Doctor of Philosophy
In this thesis I collate the textual, artistic, and material evidence for acrobatics in sport and spectacle in Archaic, Classical, and Hellenistic Greece, and analyze gymnastic performances with regard to their respective socio-cultural contexts. I develop the theoretical perspective that all body movement is socially qualified in order to demonstrate how the extreme manipulations of an acrobatic body carry particular social meaning: in sport, the male acrobatic body approaches superhumanism, and in spectacle the female acrobatic body approaches subhumanism. I argue, on the one hand, that men’s tumbling took place at the early Panathenaia festival in Athens, both in martial dances and in competitions featuring springboards and equestrian acrobatics. Artistic representations emphasize a participant’s controlled aerialism while he wears armour, and thereby express his prowess as a warrior-athlete. On the other hand, acrobatics was also a kind of spectacular ‘wonder-making’, and I argue that the abnormal physical alterity shown by women’s acrobatic bodies rendered the performer a marginalized and unnatural ‘other’. I use two particular feats, namely, tumbling among upright swords and acrobatic stunts on a potter’s wheel, as case studies for my argument that the spectacular acrobat embodied her social inferiority. In this thesis I offer the first complete treatment of Greek acrobatics in which careful consideration is given to the relationship between social realities, text, and art. It is also the first to use sociological theories of the body as a method for approaching ancient Greek representations of acrobats’ extreme physicality.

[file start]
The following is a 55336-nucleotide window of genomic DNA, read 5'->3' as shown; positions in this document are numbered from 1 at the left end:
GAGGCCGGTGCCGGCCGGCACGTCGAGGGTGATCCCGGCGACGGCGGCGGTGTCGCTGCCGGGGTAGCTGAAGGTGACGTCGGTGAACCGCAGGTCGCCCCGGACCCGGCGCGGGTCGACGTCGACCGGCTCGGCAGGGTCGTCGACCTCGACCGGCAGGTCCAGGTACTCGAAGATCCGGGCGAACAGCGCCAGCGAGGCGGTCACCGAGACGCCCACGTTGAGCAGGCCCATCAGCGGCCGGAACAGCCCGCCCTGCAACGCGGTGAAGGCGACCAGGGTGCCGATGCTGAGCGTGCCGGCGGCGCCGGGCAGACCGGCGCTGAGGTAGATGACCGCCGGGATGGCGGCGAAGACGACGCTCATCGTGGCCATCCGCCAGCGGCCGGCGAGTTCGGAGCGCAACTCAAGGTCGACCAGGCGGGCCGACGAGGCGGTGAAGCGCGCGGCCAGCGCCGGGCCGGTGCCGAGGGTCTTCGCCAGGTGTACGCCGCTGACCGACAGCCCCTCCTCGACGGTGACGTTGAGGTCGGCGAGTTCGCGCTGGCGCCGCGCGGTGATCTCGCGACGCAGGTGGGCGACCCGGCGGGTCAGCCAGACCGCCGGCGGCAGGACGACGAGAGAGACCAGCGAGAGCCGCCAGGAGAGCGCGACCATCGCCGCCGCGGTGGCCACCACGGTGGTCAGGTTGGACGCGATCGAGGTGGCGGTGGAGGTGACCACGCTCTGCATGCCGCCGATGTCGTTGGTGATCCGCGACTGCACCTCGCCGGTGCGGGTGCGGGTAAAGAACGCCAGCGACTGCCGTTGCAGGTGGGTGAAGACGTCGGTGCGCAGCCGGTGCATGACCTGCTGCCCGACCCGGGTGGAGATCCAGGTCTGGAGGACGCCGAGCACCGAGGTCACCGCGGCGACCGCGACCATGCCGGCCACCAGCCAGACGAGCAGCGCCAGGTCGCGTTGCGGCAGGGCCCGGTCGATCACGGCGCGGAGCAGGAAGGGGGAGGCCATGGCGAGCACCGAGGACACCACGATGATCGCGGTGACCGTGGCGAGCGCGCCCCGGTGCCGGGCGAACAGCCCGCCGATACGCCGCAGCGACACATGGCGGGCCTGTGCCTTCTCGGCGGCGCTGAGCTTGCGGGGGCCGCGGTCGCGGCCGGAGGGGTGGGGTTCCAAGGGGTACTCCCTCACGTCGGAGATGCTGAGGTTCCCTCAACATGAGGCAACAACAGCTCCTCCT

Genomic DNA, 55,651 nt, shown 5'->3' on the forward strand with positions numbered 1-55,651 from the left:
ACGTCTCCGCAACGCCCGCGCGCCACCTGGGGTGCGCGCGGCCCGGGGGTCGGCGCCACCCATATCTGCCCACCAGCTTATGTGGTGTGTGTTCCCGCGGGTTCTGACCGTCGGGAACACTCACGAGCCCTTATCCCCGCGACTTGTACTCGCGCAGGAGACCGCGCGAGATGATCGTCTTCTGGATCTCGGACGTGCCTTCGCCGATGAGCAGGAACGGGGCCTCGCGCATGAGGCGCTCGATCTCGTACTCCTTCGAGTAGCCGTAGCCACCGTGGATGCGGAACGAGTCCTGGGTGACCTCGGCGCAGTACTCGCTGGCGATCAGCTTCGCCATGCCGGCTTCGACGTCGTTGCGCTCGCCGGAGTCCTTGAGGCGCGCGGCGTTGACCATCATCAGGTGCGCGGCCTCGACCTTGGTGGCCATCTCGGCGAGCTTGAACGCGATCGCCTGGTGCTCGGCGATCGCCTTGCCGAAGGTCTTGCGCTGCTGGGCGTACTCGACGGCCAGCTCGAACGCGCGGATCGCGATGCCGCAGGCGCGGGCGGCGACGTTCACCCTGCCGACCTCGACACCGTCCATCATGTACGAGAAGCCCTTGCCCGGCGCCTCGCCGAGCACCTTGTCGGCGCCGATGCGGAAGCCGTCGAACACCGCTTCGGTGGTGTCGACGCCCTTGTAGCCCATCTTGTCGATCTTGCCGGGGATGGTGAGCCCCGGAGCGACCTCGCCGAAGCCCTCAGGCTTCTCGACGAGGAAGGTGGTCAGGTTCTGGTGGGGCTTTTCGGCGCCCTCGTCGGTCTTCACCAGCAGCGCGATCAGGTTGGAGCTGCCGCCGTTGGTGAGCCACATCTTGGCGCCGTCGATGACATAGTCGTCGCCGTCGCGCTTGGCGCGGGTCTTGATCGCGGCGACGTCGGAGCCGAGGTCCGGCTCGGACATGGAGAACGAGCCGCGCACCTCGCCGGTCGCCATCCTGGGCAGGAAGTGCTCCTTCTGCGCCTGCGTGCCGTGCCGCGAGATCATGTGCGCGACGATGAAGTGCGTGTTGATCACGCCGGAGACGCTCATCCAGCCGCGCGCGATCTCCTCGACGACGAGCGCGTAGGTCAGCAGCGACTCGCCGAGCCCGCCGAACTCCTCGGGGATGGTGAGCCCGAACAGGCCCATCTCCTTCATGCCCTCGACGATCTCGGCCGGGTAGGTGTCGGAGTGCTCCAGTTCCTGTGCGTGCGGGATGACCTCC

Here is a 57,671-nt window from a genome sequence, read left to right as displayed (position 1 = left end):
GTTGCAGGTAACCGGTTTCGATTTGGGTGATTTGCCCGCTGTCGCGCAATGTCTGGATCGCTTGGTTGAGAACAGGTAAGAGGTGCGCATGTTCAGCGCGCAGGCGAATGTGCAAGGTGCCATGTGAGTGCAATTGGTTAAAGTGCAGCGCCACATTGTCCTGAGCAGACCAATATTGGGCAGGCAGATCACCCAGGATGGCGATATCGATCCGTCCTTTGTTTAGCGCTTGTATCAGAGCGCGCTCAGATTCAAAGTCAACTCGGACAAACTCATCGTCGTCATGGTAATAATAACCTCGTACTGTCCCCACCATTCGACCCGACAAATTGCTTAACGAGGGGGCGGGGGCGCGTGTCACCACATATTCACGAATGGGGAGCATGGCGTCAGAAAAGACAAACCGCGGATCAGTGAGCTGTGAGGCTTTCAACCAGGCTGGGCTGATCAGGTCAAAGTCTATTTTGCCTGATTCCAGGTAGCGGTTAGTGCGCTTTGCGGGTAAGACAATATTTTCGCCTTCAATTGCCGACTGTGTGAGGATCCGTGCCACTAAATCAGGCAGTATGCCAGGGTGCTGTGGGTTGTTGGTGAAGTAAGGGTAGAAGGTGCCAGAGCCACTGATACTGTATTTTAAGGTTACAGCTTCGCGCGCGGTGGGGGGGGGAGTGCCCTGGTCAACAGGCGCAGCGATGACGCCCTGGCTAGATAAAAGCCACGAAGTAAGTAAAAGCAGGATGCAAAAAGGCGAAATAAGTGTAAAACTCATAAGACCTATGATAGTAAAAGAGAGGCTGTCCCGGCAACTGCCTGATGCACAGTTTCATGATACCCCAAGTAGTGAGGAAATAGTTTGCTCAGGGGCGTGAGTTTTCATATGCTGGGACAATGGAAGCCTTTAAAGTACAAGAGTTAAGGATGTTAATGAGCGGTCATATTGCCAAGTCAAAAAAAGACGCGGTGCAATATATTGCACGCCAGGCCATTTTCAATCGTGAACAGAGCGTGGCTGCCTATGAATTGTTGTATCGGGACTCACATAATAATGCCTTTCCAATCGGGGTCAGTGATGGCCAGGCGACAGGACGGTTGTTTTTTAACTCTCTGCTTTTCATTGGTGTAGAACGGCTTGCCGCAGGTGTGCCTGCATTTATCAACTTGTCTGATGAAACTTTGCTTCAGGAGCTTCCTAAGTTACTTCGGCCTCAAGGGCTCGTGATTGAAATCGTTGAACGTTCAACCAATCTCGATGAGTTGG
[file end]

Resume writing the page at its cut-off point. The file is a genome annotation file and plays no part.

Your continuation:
Vickers, Jonathan R., "The Acrobatic Body in Ancient Greek Society" (2016). Electronic Thesis and Dissertation Repository. 3834.